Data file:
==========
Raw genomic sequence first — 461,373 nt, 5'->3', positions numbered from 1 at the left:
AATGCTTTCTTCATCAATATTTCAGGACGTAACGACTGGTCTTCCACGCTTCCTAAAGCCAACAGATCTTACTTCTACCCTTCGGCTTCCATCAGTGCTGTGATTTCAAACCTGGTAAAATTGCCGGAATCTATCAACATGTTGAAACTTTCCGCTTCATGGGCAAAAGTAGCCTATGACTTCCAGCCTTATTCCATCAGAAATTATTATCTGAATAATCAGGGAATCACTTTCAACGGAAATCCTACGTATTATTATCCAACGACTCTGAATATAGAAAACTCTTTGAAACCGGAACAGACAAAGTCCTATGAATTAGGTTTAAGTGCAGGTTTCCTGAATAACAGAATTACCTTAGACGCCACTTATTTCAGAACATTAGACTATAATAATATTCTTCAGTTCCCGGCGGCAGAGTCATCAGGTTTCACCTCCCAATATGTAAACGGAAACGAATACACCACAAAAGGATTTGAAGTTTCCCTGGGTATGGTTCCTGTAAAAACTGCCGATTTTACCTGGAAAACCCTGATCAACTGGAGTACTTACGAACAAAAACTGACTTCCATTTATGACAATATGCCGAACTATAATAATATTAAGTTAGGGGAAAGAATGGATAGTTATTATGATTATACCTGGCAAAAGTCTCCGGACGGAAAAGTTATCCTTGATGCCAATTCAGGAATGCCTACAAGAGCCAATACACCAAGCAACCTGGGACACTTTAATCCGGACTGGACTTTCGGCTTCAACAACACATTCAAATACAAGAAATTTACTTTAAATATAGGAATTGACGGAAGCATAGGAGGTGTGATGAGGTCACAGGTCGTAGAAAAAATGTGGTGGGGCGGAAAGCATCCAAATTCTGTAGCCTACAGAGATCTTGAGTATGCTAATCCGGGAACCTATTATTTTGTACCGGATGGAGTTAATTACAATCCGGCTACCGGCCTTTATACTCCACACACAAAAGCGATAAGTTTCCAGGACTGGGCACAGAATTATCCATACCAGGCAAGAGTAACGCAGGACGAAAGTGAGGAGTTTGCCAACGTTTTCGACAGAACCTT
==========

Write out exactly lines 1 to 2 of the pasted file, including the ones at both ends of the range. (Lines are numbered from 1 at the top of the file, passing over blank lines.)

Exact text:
Raw genomic sequence first — 461,373 nt, 5'->3', positions numbered from 1 at the left:
AATGCTTTCTTCATCAATATTTCAGGACGTAACGACTGGTCTTCCACGCTTCCTAAAGCCAACAGATCTTACTTCTACCCTTCGGCTTCCATCAGTGCTGTGATTTCAAACCTGGTAAAATTGCCGGAATCTATCAACATGTTGAAACTTTCCGCTTCATGGGCAAAAGTAGCCTATGACTTCCAGCCTTATTCCATCAGAAATTATTATCTGAATAATCAGGGAATCACTTTCAACGGAAATCCTACGTATTATTATCCAACGACTCTGAATATAGAAAACTCTTTGAAACCGGAACAGACAAAGTCCTATGAATTAGGTTTAAGTGCAGGTTTCCTGAATAACAGAATTACCTTAGACGCCACTTATTTCAGAACATTAGACTATAATAATATTCTTCAGTTCCCGGCGGCAGAGTCATCAGGTTTCACCTCCCAATATGTAAACGGAAACGAATACACCACAAAAGGATTTGAAGTTTCCCTGGGTATGGTTCCTGTAAAAACTGCCGATTTTACCTGGAAAACCCTGATCAACTGGAGTACTTACGAACAAAAACTGACTTCCATTTATGACAATATGCCGAACTATAATAATATTAAGTTAGGGGAAAGAATGGATAGTTATTATGATTATACCTGGCAAAAGTCTCCGGACGGAAAAGTTATCCTTGATGCCAATTCAGGAATGCCTACAAGAGCCAATACACCAAGCAACCTGGGACACTTTAATCCGGACTGGACTTTCGGCTTCAACAACACATTCAAATACAAGAAATTTACTTTAAATATAGGAATTGACGGAAGCATAGGAGGTGTGATGAGGTCACAGGTCGTAGAAAAAATGTGGTGGGGCGGAAAGCATCCAAATTCTGTAGCCTACAGAGATCTTGAGTATGCTAATCCGGGAACCTATTATTTTGTACCGGATGGAGTTAATTACAATCCGGCTACCGGCCTTTATACTCCACACACAAAAGCGATAAGTTTCCAGGACTGGGCACAGAATTATCCATACCAGGCAAGAGTAACGCAGGACGAAAGTGAGGAGTTTGCCAACGTTTTCGACAGAACCTT